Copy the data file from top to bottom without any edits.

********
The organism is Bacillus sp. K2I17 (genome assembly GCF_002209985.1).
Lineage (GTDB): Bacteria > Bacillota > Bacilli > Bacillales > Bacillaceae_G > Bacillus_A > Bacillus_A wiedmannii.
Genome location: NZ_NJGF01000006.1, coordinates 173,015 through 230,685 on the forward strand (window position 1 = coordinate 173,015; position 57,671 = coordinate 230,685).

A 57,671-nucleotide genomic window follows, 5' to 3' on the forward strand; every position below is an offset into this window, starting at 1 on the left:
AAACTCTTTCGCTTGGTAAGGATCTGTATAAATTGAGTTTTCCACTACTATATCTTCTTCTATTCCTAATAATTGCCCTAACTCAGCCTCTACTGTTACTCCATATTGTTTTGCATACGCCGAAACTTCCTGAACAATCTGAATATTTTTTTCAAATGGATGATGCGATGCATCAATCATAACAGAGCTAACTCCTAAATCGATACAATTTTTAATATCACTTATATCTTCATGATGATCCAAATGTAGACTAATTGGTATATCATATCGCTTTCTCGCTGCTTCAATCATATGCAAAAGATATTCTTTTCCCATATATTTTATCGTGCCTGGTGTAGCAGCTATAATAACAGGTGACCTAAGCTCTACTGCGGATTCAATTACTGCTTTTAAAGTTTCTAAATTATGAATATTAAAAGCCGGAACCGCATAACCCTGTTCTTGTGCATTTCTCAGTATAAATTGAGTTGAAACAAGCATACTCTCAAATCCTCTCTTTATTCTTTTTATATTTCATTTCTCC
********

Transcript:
The organism is Bacillus sp. K2I17 (genome assembly GCF_002209985.1).
Lineage (GTDB): Bacteria > Bacillota > Bacilli > Bacillales > Bacillaceae_G > Bacillus_A > Bacillus_A wiedmannii.
Genome location: NZ_NJGF01000006.1, coordinates 173,015 through 230,685 on the forward strand (window position 1 = coordinate 173,015; position 57,671 = coordinate 230,685).

A 57,671-nucleotide genomic window follows, 5' to 3' on the forward strand; every position below is an offset into this window, starting at 1 on the left:
AAACTCTTTCGCTTGGTAAGGATCTGTATAAATTGAGTTTTCCACTACTATATCTTCTTCTATTCCTAATAATTGCCCTAACTCAGCCTCTACTGTTACTCCATATTGTTTTGCATACGCCGAAACTTCCTGAACAATCTGAATATTTTTTTCAAATGGATGATGCGATGCATCAATCATAACAGAGCTAACTCCTAAATCGATACAATTTTTAATATCACTTATATCTTCATGATGATCCAAATGTAGACTAATTGGTATATCATATCGCTTTCTCGCTGCTTCAATCATATGCAAAAGATATTCTTTTCCCATATATTTTATCGTGCCTGGTGTAGCAGCTATAATAACAGGTGACCTAAGCTCTACTGCGGATTCAATTACTGCTTTTAAAGTTTCTAAATTATGAATATTAAAAGCCGGAACCGCATAACCCTGTTCTTGTGCATTTCTCAGTATAAATTGAGTTGAAACAAGCATACTCTCAAATCCTCTCTTTATTCTTTTTATATTTCATTTCTCC